In a joint review by Harry Forbes, director of the U.S. bishops' Office for Film & Broadcasting, and John Mulderig, a staff critic for the office, "The Golden Compass" was classified A-II -- adults and adolescents -- for "intense but bloodless fantasy violence, anti-clerical subtext, standard genre occult elements, a character born out of wedlock and a whiskey-guzzling bear."

The review, its more positive than negative tone rankling some in the blogosphere, said: "This film -- altered, as it is, from its source material -- rates as intelligent and well-crafted entertainment. ... Taken purely on its own cinematic terms, ('The Golden Compass') can be viewed as an exciting adventure story with, at its core, a traditional struggle between good and evil, and a generalized rejection of authoritarianism."

The Catholic League for Religious and Civil Rights, headed by Bill Donohue, had earlier called for a boycott of the movie, and it maintained its position in a Dec. 3 statement.

"The Catholic League wants Christians to stay away from this movie precisely because it knows that the film is bait for the books: Unsuspecting parents who take their children to see the movie may be impelled to buy the three books as a Christmas present," it said. "And no parent who wants to bring their children up in the faith will want any part of these books."

Jesuit Father James Martin, associate editor of Jesuit-run America magazine, quoted an article by religion journalist and author Hanna Rosin saying that Christians were offended by the portrayal of religion in the books.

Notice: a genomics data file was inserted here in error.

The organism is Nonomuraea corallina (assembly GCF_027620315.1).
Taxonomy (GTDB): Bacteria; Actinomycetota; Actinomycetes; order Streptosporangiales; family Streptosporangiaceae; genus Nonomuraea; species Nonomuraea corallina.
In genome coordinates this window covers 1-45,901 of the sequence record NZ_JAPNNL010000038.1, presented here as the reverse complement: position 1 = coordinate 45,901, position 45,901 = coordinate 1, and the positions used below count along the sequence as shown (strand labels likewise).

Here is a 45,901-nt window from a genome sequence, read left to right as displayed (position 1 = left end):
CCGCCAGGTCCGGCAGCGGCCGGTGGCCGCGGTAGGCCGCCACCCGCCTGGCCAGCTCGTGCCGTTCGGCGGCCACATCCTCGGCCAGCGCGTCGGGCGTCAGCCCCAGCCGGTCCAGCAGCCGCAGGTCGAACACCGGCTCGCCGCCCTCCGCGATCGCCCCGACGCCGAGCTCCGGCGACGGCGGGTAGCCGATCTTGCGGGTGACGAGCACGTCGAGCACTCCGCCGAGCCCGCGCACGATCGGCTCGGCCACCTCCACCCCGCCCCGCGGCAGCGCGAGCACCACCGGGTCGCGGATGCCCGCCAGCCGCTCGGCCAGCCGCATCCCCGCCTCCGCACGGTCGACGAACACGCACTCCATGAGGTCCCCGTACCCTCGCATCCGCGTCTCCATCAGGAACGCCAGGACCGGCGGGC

"In this case, I agree with Donohue," Father Martin said in a Nov. 27 posting on the magazine's blog. "Rosin's article seems to warn that when parents buy their kids something they expect to mirror 'The Chronicles of Narnia,' they might be surprised -- or appalled -- when they learn that it's less like ('Narnia' author) C.S. Lewis than Christopher Hitchens," a high-profile anti-religionist who made the best-seller list this year with the book "God Is Not Great: How Religion Poisons Everything."

In his column in the Nov. 24 issue of the Clarion Herald, newspaper of the Archdiocese of New Orleans, New Orleans Archbishop Alfred C. Hughes alluded to "The Golden Compass" in his column, "The Lure of Atheism." "I do understand that the film is less blatant than the books but may serve as an inducement to the purchase of the books. Atheism is alive and well!" he said.

Archbishop Hughes added, "There is a spiritual war going on. The kingdom of Satan is at war with the kingdom of God. Rebellion, from the beginning, has been Satan's goal. His weapons are violence and deceit. In some ways, violence is easier to fight against."

The Pullman trilogy is an "ode to the joy of living in a physical world, a hymn to flesh, to exuberance, to the here and now, to free thought, imagination and feeling, to nobility of spirit," according to a review by Washington Post book critic Michael Dirda.

"I happen to think that these positive traits are entirely compatible with organized religion and so I choose to focus on the positive rather than on any anti-religious themes in these books," said Paul Lauritzen, director of the Program in Applied Ethics at Jesuit-run John Carroll University in Cleveland, commenting on Dirda's review. Lauritzen is a contributor to dotCommonweal, a blog run by the Catholic magazine Commonweal.

"Movies are cultural moments, and those who resist this movie are doing so to build up a culture of respect for the Catholic Church and in so doing militantly oppose those artists who insult and denigrate it. Correctly, I would argue," said a posting on the American Papist blog, run by Thomas Peters, who describes himself as "a young lay Catholic with a master's degree in theology who is studying and working in Washington."